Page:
Colleen Henderson

Colleen Henderson, Blue Clearing

And in "Blue Clearing" she traps that scene that all of us have aimed a camera at; that sudden instant when the marine clouds and the beach light and the ocean all become one lazy dreamscape that re-enchants us with our blue planet. We all get crappy pictures that look good to us. Henderson gets a photographic painting that belongs in a Richter exhibition.

Colleen Henderson

Colleen Henderson, Cambridge Dawn

In "Cambridge Dawn" we're brought back to Earth a little, as she offers us more hints of real life, besides dazzling us with color and fantasy, as the dark marine forms in the water anchor an otherwise ethereal scene.

There's an artists' reception on Sept 10th 6:30 - 8:30PM.

Multiple Exposures Gallery
Torpedo Factory Art Center
Studio 312

Tolbert on the Torpedo Factory

I asked for input on the issue facing the Torpedo Factory and I continue to receive good constructive comments and suggestions and opinions.

Norfolk artist Susan Tolbert has the following to contribute:

I have been following the discussion about the Torpedo Factory
and Kevin Mellema’s observations seem right on the money.

Though I have never been to the Torpedo Factory, I did have a studio for several years in Norfolk’s original D’Art Center, which claims to be modeled after the Torpedo Factory, and am familiar with the problems. So here's my two cents.

Professional artists have degrees and resumes and after browsing their website, the work of the Torpedo Factory artists sure looked to me like that of “Professional Amateurs” -- artists interested in producing work that would sell to the tourists.

In fact, the work at the Torpedo Factory was remarkably similar to that of Norfolk’s D’Art Center.

I think it would be safe to say that most of the artists showing in the Target Gallery have degrees and resumes while the Torpedo artists, like those at the D’Art Center, have taken a class here and there but have avoided any real intellectual discipline and rigorous criticism.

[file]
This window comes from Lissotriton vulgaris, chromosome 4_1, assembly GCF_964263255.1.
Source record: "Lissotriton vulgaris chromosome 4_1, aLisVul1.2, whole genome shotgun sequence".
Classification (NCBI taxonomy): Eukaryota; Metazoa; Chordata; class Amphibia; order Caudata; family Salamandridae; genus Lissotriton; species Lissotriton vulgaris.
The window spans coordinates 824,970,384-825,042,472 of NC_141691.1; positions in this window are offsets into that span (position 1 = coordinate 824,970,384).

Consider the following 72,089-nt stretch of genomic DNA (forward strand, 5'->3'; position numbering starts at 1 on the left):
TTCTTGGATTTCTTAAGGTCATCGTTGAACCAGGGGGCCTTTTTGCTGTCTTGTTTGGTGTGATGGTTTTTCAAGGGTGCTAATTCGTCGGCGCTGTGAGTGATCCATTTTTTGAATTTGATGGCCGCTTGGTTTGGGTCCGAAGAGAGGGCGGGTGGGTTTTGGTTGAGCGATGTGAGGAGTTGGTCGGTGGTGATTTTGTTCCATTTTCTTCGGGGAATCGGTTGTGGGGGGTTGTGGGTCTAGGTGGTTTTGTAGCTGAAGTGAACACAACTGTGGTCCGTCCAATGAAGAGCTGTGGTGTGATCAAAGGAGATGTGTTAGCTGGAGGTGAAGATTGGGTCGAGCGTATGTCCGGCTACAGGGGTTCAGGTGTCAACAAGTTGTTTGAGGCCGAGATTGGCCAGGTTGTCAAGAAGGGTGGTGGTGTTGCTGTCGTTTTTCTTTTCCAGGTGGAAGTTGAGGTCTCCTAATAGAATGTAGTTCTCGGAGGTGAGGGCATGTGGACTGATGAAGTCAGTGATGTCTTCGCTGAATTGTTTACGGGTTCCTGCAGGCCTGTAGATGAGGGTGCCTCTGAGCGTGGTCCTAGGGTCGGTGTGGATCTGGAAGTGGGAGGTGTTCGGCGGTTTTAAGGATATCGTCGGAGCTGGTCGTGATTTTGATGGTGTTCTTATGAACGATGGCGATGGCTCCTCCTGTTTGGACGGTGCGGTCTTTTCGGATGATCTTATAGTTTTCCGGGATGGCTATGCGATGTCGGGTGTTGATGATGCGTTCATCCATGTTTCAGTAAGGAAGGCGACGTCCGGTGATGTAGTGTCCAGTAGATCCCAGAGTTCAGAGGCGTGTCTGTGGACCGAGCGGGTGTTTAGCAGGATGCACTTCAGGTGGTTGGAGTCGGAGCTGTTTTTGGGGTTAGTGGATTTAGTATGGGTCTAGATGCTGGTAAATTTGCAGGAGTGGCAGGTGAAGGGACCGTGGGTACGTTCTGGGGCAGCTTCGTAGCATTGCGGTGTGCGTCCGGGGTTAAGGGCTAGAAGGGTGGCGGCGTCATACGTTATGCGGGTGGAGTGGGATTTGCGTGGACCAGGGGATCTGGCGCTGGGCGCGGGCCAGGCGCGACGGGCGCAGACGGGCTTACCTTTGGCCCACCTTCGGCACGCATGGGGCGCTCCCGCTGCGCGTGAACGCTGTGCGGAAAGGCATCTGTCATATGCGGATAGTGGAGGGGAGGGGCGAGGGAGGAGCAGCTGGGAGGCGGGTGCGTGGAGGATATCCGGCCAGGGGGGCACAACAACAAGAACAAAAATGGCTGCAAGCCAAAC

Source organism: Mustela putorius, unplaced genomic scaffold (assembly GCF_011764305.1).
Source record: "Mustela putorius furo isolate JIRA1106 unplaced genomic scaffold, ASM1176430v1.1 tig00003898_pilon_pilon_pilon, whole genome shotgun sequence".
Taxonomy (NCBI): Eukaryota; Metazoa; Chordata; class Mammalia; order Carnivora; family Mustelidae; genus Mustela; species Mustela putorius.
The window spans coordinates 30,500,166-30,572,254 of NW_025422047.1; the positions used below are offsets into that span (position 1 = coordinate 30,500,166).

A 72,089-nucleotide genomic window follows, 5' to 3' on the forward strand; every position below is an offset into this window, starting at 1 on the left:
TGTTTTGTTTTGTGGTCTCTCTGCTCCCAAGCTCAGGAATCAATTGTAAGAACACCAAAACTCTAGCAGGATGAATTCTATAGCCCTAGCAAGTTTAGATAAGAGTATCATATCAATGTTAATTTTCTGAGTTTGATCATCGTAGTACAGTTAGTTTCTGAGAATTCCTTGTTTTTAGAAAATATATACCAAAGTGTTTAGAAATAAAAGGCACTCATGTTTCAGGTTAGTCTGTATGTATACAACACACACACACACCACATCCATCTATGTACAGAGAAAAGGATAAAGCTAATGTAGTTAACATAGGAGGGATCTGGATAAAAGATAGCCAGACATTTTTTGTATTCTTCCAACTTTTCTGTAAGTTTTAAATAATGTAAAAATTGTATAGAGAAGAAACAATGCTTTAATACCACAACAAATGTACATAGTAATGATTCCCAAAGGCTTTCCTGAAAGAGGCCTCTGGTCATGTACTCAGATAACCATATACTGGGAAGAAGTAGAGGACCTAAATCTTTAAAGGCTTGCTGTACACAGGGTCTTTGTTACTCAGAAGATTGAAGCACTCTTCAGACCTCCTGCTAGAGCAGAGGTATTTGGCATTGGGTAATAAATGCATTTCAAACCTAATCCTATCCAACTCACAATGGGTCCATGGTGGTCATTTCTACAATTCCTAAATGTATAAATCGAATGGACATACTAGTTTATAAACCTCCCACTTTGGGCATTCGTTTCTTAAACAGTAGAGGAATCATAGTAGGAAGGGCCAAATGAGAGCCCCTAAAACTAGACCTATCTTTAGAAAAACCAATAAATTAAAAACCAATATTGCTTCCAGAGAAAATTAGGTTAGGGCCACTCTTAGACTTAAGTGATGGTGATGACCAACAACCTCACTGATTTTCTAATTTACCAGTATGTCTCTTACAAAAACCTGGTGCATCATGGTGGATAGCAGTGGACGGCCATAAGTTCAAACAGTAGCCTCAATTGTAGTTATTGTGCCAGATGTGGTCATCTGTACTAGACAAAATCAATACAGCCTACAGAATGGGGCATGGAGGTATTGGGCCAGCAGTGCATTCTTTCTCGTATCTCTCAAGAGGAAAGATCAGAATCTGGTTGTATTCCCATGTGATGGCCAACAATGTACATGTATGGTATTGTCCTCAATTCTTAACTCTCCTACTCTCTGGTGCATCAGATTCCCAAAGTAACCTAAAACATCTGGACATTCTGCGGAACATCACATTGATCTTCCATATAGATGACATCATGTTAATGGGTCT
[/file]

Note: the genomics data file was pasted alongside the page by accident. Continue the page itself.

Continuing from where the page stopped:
Kevin hit the nail on the head when he by described the studios as little commercial stores. And that’s a problem, as stores are not studios. The word studio implies that there is creative work in progress — ideas are being played with, risks are being taken, things are in a constant state of flux.

If the city is subsidizing the Torpedo Factory, it would seem that the best artists should have subsidized studio space rather than the merely mediocre. After my experience with the D’Art Center, I don’t think you can have a small shakeup and achieve any real change. It’s not a matter of getting in a few younger artists—will they just be younger Professional Amateurs — degreeless wonders. The same boring work would be produced by younger versions of the artists that are there now.

Norfolk’s D’Art Center did give studio spaces to younger artists with degrees and most left in about 16 months, though the ones without art degrees did seem to last longer.

Having the artists re-jury for studio space every two years on a point system would change the dynamics of the spaces dramatically. The best studios would go to the artists with the highest number of points, with major points being awarded for BFA and MFAs.

Artists would be required to have their work selected in a state or national juried exhibit at least once every two years.

Will this idea be popular with the artists at the Torpedo Factory? My prediction would be hell no, and I hope I’m far enough away so they can’t find me for even suggesting this. But then change is never easy.


Susan Tolbert
Norfolk VA
What do you readers and TF artists think?